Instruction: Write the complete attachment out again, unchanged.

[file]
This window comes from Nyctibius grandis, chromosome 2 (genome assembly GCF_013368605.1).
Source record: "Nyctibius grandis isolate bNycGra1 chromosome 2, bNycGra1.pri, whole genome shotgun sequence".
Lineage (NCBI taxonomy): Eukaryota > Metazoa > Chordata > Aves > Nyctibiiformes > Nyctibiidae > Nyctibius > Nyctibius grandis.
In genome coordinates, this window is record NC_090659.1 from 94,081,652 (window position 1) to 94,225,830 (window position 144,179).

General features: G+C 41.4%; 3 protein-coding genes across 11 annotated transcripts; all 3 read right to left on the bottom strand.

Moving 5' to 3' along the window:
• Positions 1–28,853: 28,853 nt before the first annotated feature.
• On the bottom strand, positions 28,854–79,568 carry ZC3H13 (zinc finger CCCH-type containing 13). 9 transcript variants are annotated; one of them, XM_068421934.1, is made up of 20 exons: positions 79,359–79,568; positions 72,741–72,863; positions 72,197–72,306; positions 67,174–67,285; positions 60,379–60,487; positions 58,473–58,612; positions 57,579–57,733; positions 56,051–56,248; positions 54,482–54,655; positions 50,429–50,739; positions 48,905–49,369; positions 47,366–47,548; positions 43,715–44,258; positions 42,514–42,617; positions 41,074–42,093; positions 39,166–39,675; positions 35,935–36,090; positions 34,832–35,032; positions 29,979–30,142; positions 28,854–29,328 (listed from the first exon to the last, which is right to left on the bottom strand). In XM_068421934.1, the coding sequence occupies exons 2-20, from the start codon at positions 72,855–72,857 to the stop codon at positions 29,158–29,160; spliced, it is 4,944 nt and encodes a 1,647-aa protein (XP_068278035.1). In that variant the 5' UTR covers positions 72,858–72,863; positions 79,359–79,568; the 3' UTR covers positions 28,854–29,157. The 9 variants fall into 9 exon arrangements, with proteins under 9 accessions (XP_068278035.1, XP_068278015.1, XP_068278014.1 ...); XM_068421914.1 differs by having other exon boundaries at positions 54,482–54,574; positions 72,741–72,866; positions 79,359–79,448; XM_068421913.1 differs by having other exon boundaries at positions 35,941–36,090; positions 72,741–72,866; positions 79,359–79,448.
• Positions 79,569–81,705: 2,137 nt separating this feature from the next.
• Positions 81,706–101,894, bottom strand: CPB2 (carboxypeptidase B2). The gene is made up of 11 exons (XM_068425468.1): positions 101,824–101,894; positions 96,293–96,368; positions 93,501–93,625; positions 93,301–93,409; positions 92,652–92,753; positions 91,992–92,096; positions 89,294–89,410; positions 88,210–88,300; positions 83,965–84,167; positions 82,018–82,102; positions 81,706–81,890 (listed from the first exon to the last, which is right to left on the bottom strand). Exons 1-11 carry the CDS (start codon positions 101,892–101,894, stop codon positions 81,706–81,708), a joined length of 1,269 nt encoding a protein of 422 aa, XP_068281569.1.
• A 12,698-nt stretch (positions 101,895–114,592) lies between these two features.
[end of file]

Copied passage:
This window comes from Nyctibius grandis, chromosome 2 (genome assembly GCF_013368605.1).
Source record: "Nyctibius grandis isolate bNycGra1 chromosome 2, bNycGra1.pri, whole genome shotgun sequence".
Lineage (NCBI taxonomy): Eukaryota > Metazoa > Chordata > Aves > Nyctibiiformes > Nyctibiidae > Nyctibius > Nyctibius grandis.
In genome coordinates, this window is record NC_090659.1 from 94,081,652 (window position 1) to 94,225,830 (window position 144,179).

General features: G+C 41.4%; 3 protein-coding genes across 11 annotated transcripts; all 3 read right to left on the bottom strand.

Moving 5' to 3' along the window:
• Positions 1–28,853: 28,853 nt before the first annotated feature.
• On the bottom strand, positions 28,854–79,568 carry ZC3H13 (zinc finger CCCH-type containing 13). 9 transcript variants are annotated; one of them, XM_068421934.1, is made up of 20 exons: positions 79,359–79,568; positions 72,741–72,863; positions 72,197–72,306; positions 67,174–67,285; positions 60,379–60,487; positions 58,473–58,612; positions 57,579–57,733; positions 56,051–56,248; positions 54,482–54,655; positions 50,429–50,739; positions 48,905–49,369; positions 47,366–47,548; positions 43,715–44,258; positions 42,514–42,617; positions 41,074–42,093; positions 39,166–39,675; positions 35,935–36,090; positions 34,832–35,032; positions 29,979–30,142; positions 28,854–29,328 (listed from the first exon to the last, which is right to left on the bottom strand). In XM_068421934.1, the coding sequence occupies exons 2-20, from the start codon at positions 72,855–72,857 to the stop codon at positions 29,158–29,160; spliced, it is 4,944 nt and encodes a 1,647-aa protein (XP_068278035.1). In that variant the 5' UTR covers positions 72,858–72,863; positions 79,359–79,568; the 3' UTR covers positions 28,854–29,157. The 9 variants fall into 9 exon arrangements, with proteins under 9 accessions (XP_068278035.1, XP_068278015.1, XP_068278014.1 ...); XM_068421914.1 differs by having other exon boundaries at positions 54,482–54,574; positions 72,741–72,866; positions 79,359–79,448; XM_068421913.1 differs by having other exon boundaries at positions 35,941–36,090; positions 72,741–72,866; positions 79,359–79,448.
• Positions 79,569–81,705: 2,137 nt separating this feature from the next.
• Positions 81,706–101,894, bottom strand: CPB2 (carboxypeptidase B2). The gene is made up of 11 exons (XM_068425468.1): positions 101,824–101,894; positions 96,293–96,368; positions 93,501–93,625; positions 93,301–93,409; positions 92,652–92,753; positions 91,992–92,096; positions 89,294–89,410; positions 88,210–88,300; positions 83,965–84,167; positions 82,018–82,102; positions 81,706–81,890 (listed from the first exon to the last, which is right to left on the bottom strand). Exons 1-11 carry the CDS (start codon positions 101,892–101,894, stop codon positions 81,706–81,708), a joined length of 1,269 nt encoding a protein of 422 aa, XP_068281569.1.
• A 12,698-nt stretch (positions 101,895–114,592) lies between these two features.